LLast month’s Art Exploration kicked off the winter arts season a week late due to New Year’s holiday delays, and with some renewed concerns due to record COVID numbers. Fortunately, in February, the peak of Omicron decreases, with the number of cases going back down in the right direction. It also marks the first month of the new shape of the Wedgewood-Houston arts scene, which has undergone a sudden shake-up in the face of closures, upgrades and extensions end of 2021.
Some of the biggest Saturday night arts events take place in the changing spaces of The packing factory in Wedgewood-Houston. The Packing Plant is the hub of Nashville’s contemporary art scene, and its ever-changing list of galleries and creative spaces means the location always offers new thrills, experiences, and services. The big news for Saturday night is Cooperative‘s first show in the building’s large central gallery, which was once occupied by Channel to Channel. Coop’s inaugural exhibition in its new premises is the annual exhibition New members exhibition, which actually includes artists who will be familiar to Nashville gallery regulars. Lisa Bachman Jones is a new member of the Coop, but she is already a veteran of the local art scene whose work has been a highlight of the Rymer Gallery’s list of local artists. Jones investigates spaces and liminal states in her multimedia practice, which includes painting, sculpture, video and more. Jones’ borderless explorations of mediums make her work inherently interesting, whatever the content. Yanira VissepoThe work of will also be familiar to Coop fans, who will recognize the artist’s Japanese woodblock-inspired print from his time as Coop Artist-in-Residence in 2020. The show also includes Beth Reitmeyerthe colorful and immersive installation work of and an exhibition of digital art by a graphic designer quintin watkins.
Coop’s former cozy north-west gallery is now a new satellite space for the Grassmere-based company Modfellows Gallery. The gallery will christen its new location in the heart of the city’s hot art scene with an exhibition by the East Nashville artist RyanMichael Noble. In the 1980s, the aesthetic of street art burst into art galleries, but the influences of artists like Keith Haring and Jean-Michel Basquiat have arguably never been greater. Noble’s colorful abstract compositions were once reminiscent of Kandinsky and Calder, but the artist has taken his penchant for making marks to an extreme that can’t help but recall Haring’s confident doodling. That said, Haring’s work in the New York City subway tunnels has been called contemporary cave painting. Noble’s work is ultimately less figurative – it’s the kind of painting that has as much to do with manuscript and calligraphic traditions as it does with modernist abstraction. noble opens Language at Modfellows on Saturday night.
Basquiat’s influence is clearly apparent in the inaugural exhibition of the Nashville comedian’s art gallery Josh Black, which opens Don’t forget to laugh at Julia Martin Gallery Saturday evening. Black’s raw, colorful characters borrow generously from Basquiat, but Black also recognizes the often-overlooked humor in Basquiat’s exaggerated scribbles of skulls, insects, cops, and boxers accompanied by the artist’s textual asides. Black injects his own sense of the absurd into his social commentary and keeps it from being just another exhibition of activist art.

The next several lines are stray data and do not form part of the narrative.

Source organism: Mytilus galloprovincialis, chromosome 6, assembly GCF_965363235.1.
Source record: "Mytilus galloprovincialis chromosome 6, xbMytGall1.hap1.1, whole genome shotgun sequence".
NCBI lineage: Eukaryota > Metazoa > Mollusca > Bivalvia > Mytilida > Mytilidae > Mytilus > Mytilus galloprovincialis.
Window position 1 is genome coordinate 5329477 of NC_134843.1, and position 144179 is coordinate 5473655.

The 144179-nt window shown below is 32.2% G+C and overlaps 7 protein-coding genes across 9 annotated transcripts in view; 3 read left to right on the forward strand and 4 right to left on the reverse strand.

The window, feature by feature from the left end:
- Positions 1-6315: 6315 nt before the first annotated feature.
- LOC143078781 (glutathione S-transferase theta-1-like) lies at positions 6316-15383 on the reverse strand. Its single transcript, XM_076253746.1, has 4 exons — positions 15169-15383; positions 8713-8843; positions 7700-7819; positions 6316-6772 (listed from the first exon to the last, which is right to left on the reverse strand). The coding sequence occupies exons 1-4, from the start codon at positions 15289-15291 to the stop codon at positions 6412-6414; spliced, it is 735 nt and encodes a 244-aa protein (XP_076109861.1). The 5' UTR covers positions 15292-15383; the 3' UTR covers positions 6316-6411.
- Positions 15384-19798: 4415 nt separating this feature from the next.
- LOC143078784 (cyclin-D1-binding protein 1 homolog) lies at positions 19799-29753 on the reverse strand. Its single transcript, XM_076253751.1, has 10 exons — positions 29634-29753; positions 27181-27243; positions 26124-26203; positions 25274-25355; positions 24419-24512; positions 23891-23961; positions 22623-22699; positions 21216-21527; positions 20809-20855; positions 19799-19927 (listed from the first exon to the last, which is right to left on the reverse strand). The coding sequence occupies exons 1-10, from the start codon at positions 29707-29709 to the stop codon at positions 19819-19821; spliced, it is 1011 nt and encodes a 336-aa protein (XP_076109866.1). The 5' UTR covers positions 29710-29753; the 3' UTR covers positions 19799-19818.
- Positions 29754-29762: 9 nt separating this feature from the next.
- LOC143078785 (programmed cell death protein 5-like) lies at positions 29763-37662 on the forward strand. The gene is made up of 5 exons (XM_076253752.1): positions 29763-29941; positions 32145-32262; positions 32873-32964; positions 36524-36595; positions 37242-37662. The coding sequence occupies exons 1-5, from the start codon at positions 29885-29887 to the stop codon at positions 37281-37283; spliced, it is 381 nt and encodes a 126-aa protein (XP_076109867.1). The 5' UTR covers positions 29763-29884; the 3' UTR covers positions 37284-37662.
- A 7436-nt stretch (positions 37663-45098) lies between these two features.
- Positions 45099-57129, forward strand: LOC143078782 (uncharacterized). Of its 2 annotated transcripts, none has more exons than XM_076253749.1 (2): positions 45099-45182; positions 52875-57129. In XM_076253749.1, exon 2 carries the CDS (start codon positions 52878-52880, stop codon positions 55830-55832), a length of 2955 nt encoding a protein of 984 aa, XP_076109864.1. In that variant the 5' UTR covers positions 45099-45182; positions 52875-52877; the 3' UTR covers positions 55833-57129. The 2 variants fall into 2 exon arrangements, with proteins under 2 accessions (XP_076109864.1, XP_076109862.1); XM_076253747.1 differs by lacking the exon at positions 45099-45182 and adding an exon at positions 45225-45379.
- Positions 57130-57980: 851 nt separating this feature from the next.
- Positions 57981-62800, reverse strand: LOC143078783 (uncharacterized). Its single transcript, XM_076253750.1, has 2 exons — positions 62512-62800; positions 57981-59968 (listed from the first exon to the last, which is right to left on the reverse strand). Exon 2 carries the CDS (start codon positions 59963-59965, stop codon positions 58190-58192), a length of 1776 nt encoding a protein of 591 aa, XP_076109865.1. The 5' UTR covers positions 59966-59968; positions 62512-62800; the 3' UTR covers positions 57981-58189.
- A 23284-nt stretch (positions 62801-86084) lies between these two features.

And now for something completely different: Vadis Turner opens Window treatments at The spirit of the times the Saturday. Zeitgeist continues to refuse evening receptions while those Omicron numbers are still dwindling, but they will be open from noon to 6 p.m. for visitors who need only be the first to see this exhibition of massive sculptures from the one of Nashville’s most accomplished designers. . That said, visitors who choose to attend evening receptions on Saturdays should still plan an evening hosted by Zeitgeist: Turner won a grant from the Current Art Fund/Tri-Star Arts to help fund this exhibit, which also includes lighting and projection mapping. through Mike Kluge and Jonny Kingsburywith sound design by Emery Dobyns. Visitors can enjoy the illuminated display and hear its hissing and cracking soundscape from the street, and the installation will be visible through the windows of Zeitgeist 24 hours a day until March 19.
Michael Ray Nott is one of the most productive and enthusiastic creators of Nashville’s vast and diverse street photography scene. While many photographers focus on vintage architecture, dilapidated barns or demolition, Nott has found her way to concert halls, tourist traps, bridal busts and protest parades that converge on the center -city of Nashville. Nott apprenticed with legendary street photographer Garry Winogrand, and the controlled chaos in Nott’s crowded compositions and his intrinsic empathy for his subjects speak to lessons well learned. Notts Honkytonx exposure to Arts Chauvet features massive prints of images from the windows of Nashville’s famous Lower Broadway skirmishes. The images are reminiscent of photographic double exposures, but here Nott films the dance floor action inside boot-scootin country music clubs, while capturing the surrounding street scenes reflected in the glass. The results are eerily immersive flat images that offer sweeping perspectives. The works are set in LED screens and are reminiscent of the bright nighttime signage that draws thirsty bridesmaids, hopeful songwriters, soapbox preachers and versatile thugs down the river almost every day. weeknights.